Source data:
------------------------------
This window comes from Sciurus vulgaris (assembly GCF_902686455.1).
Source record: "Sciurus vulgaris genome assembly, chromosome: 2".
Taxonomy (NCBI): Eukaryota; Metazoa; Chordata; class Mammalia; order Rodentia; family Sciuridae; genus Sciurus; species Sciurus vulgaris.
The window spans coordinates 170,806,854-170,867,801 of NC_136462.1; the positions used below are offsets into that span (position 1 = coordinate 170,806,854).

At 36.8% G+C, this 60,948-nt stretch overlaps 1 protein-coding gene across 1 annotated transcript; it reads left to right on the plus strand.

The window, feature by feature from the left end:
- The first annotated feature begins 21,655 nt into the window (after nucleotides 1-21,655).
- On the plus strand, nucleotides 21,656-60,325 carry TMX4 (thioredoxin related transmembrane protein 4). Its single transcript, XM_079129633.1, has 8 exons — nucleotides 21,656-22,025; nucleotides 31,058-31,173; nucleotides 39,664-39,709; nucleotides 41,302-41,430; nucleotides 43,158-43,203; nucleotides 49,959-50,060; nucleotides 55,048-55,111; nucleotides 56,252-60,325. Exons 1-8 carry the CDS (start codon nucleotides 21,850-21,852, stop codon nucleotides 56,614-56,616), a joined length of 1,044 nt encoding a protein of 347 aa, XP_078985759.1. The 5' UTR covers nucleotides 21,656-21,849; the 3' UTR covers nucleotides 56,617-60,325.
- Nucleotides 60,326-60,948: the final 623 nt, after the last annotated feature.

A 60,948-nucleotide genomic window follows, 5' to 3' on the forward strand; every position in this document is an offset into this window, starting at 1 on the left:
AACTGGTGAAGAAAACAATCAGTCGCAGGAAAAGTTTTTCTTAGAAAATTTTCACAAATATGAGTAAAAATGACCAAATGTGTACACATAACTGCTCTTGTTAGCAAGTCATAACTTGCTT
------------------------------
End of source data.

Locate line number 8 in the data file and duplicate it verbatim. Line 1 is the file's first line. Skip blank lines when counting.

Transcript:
- On the plus strand, nucleotides 21,656-60,325 carry TMX4 (thioredoxin related transmembrane protein 4). Its single transcript, XM_079129633.1, has 8 exons — nucleotides 21,656-22,025; nucleotides 31,058-31,173; nucleotides 39,664-39,709; nucleotides 41,302-41,430; nucleotides 43,158-43,203; nucleotides 49,959-50,060; nucleotides 55,048-55,111; nucleotides 56,252-60,325. Exons 1-8 carry the CDS (start codon nucleotides 21,850-21,852, stop codon nucleotides 56,614-56,616), a joined length of 1,044 nt encoding a protein of 347 aa, XP_078985759.1. The 5' UTR covers nucleotides 21,656-21,849; the 3' UTR covers nucleotides 56,617-60,325.